Here are some recent useful posts and articles on educational policy issues (You might also be interested in seeing all my “Best” lists related to education policy here):
Lethal mutations in education and how to prevent them is by Kate Jones and Dylan Wiliam. I’m adding it to The Best Resources For Understanding How To Interpret Education Research.
Does Competition Help Schools? is a policy brief from Indiana University. I’m adding it to The Best Posts & Articles Explaining Why Schools Should Not Be Run Like Businesses.
Literacy Scores by Country, in Reading, Math, and Science is an interactive from Flowing Data.
Mary Kennedy argues that this situation arises because of the extensive experience—over 12,000 hours—that almost everyone has of observing teaching and participating in classroom life.
As a result, everyone *feels* like they’re an expert in teaching.
But they’re not. pic.twitter.com/SgT4JGUyCX
— Peps 🎓 (@PepsMccrea) October 10, 2022
Exactly a point we’re making in an article revision this week:
This push for “increased parental rights” through regressive education policies ignores the policy preferences of parents who don’t want these discriminatory policies in place.
Are they not parents too? https://t.co/0pJXznQrVr
— James (@jcbridgeforth) October 10, 2022
Why you can’t (completely) trust the research is from TES. I’m adding it to The Best Resources For Understanding How To Interpret Education Research.
In #Cuba #NM school district where one-third of 741 students are homeless, creation of a community #school district was a response to vast needs. District is 79% Native American and 20% Hispanic. In 2018, 62% of students graduated. https://t.co/a8ePIGSev2
— 🇵🇹Common Raven🇺🇸 (@Bewickwren) October 7, 2022
Before you panic about this:
Read this tweet:
Oh — so don’t do what everyone is doing. pic.twitter.com/sqr9u14xSO
— Matt Barnum (@matt_barnum) October 13, 2022
A New Teacher at 50: Inside the Struggle to Rebuild America’s Black Teaching Workforce—Introduction is from Education Week. I’m adding it to .New & Revised: The Best Resources For Understanding Why We Need More Teachers Of Color.
Reporting on all this at the time, it was frustrating that a lot of coverage ignored:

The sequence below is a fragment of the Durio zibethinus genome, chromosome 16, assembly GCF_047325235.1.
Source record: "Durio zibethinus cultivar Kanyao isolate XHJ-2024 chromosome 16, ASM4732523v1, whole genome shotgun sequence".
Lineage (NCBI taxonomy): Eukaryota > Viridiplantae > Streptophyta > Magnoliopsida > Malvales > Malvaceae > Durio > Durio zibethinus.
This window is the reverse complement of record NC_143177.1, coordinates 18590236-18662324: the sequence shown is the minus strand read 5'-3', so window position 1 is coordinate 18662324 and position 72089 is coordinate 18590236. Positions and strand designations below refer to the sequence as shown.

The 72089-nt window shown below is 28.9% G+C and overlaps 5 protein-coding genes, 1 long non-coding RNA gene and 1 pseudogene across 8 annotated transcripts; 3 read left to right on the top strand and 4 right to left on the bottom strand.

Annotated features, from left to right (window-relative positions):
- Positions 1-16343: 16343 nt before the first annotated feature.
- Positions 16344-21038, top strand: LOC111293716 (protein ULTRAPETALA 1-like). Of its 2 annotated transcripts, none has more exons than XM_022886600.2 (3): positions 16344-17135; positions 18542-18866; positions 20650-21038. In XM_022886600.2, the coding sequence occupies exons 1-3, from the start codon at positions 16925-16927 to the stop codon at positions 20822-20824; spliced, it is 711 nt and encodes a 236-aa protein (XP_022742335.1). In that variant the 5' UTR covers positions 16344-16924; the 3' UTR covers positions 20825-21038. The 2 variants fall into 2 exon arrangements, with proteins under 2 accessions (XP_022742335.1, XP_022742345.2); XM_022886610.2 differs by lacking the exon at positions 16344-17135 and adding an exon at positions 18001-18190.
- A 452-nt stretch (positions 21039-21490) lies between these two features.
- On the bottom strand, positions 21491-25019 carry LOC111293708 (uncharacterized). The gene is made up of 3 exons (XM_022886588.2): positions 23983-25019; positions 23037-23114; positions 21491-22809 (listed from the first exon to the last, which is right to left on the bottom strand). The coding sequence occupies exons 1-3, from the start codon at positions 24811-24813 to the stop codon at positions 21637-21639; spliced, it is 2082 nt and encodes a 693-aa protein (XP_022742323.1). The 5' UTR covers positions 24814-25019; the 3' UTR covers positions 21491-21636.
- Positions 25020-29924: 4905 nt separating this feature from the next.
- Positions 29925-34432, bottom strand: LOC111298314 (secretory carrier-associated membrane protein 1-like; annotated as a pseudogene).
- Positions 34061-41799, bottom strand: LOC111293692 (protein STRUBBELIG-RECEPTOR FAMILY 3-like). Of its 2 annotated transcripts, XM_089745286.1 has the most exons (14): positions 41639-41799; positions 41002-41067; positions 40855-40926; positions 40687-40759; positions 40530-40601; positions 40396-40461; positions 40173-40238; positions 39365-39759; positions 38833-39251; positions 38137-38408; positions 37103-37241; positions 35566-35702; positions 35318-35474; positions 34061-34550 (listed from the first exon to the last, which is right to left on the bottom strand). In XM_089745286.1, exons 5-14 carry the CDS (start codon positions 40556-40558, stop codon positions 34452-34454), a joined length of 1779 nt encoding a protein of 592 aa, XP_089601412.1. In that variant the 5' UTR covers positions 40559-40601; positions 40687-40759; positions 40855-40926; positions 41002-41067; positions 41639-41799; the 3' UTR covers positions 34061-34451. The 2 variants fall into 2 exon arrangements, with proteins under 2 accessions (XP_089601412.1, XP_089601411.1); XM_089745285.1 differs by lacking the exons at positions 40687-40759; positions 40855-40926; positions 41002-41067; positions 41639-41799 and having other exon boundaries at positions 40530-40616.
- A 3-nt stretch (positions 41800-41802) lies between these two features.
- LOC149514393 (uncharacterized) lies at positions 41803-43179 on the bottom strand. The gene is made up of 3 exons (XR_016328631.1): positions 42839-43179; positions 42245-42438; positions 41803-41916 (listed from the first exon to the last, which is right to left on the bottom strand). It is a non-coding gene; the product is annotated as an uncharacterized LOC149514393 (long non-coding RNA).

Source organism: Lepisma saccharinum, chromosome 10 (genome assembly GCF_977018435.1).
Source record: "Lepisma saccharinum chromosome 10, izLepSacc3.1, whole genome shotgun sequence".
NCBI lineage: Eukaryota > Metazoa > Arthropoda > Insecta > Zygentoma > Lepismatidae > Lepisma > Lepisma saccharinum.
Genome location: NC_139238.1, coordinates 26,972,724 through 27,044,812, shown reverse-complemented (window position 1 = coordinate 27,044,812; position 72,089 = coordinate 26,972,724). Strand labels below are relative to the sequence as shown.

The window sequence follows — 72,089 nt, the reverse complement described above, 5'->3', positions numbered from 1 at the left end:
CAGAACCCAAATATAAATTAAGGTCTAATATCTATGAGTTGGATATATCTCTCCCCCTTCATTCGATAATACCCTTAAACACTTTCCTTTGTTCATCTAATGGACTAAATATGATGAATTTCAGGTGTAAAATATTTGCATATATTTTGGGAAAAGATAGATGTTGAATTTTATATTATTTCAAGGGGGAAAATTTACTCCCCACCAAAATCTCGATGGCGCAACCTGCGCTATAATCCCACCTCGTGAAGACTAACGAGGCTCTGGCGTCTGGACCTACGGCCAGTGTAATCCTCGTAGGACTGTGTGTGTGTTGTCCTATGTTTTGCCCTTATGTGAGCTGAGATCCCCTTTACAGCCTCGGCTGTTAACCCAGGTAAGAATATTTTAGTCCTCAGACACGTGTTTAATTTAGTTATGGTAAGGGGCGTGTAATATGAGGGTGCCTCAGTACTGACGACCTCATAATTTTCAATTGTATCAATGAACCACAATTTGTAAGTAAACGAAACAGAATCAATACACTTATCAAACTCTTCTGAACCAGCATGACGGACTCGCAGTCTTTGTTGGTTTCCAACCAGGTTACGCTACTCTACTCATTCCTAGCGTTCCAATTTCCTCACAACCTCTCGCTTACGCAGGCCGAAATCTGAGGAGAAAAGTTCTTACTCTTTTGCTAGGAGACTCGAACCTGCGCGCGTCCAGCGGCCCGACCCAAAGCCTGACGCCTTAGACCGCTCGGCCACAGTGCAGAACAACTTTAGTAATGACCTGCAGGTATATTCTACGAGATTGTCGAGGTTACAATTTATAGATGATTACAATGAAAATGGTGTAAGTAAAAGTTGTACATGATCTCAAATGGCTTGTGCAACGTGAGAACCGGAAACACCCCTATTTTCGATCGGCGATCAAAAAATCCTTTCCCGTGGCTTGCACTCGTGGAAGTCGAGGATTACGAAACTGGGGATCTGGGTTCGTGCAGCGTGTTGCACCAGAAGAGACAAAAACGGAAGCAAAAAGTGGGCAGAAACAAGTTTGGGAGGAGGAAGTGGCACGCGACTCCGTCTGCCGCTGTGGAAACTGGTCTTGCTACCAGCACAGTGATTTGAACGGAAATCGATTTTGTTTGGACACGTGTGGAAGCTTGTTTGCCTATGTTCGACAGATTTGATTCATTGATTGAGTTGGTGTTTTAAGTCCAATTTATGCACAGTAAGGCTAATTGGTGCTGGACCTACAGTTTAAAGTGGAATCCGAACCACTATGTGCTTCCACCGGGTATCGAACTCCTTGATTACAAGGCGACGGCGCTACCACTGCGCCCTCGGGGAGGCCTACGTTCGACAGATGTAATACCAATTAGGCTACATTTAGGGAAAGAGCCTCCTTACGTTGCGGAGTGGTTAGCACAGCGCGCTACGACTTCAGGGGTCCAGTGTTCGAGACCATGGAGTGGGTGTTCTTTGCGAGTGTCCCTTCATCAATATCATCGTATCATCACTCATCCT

* Many schools were actually open.
* Many parents, especially those of color, did not feel safe sending their kids.
* Charter schools w/o teachers unions had some of the longest closures. https://t.co/lt3sEHRl8g
— Christina Veiga (@cveiga) October 13, 2022
— Larry Ferlazzo (@Larryferlazzo) October 12, 2022
It’s almost like the effects of the pandemic on schooling reflected decades of previous studies showing that what happens outside of classes has the biggest impact on academic performance https://t.co/D23WfTbl0m pic.twitter.com/jPx03soRsq
— Larry Ferlazzo (@Larryferlazzo) October 14, 2022
Here’s a full writeup of Chancellor Banks’ comments, which come not long after his decision to double down on competitive admissions in middle and high schools:https://t.co/eCAfejPNVa
— Alex Zimmerman (@AGZimmerman) October 13, 2022
I’m adding this next tweet to The Best Articles Pointing Out That Our Schools Are Not Failing — Please Suggest More:
The politicized closings narrative also feeds into the false narrative that parents are generally unhappy with schools following the pandemic. That’s not true: 80% of PARENTS are completely or somewhat satisfied with their children’s schools. https://t.co/lo6K1aW6HI
— Anne Lutz Fernandez (@lutzfernandez) October 13, 2022
“If a child asks me about my husband and I say I don’t have a husband, I have a wife, am I then being stripped of my license?” Oetinger-Kenski (a teacher) asked. “Also, in my class I have kids with two dads and two moms.” #edchat https://t.co/LZGfNjVOqZ
— Nicole Carr (@NicoleFCarr) October 14, 2022
NBC News reporters found a school stocking classrooms with kitty litter! But it’s not for kids who identify as cats—the absurd anti-LGBTQ conspiracy theory being spread by GOP politicians.
It’s in case of a prolonged lockdown caused by a school shooting. https://t.co/tpsidJX9Gk
— Mike Hixenbaugh (@Mike_Hixenbaugh) October 14, 2022
Why are students missing so much school? The answer may lie in the chronic absenteeism ‘black box’ is from Chalkbeat. I’m adding it to The Best Resources On Student Absenteeism.
You have undoubtably heard about the falling test scores, about the very real and concerning impact the pandemic and remote learning had on kids
Now read about one school that is defying the trend https://t.co/Ri9c5YDJPv
— Sarah Mervosh (@smervosh) October 15, 2022
Student loan forgiveness website is live: How to apply https://t.co/j7Ng6arpQg
— Larry Ferlazzo (@Larryferlazzo) October 15, 2022
Pandemic admission reforms boosted share of Black + Latino students admitted to NYC’s most selective screened schls from 28% in 2020 to 40% last yr.
New rules could slow that progress – Black + Latino students expected to make up ~33% of new ‘tier 1’ https://t.co/ijHvfu3suX
— Michael Elsen-Rooney (@MichaelElsenRoo) October 14, 2022
Be careful and informed when you vote in school board races. If they say parental rights, they don’t mean all parents. They only mean parents who hold their same world view. A view that excludes lots of kids and families.
— Carolyn Foote (@technolibrary) October 12, 2022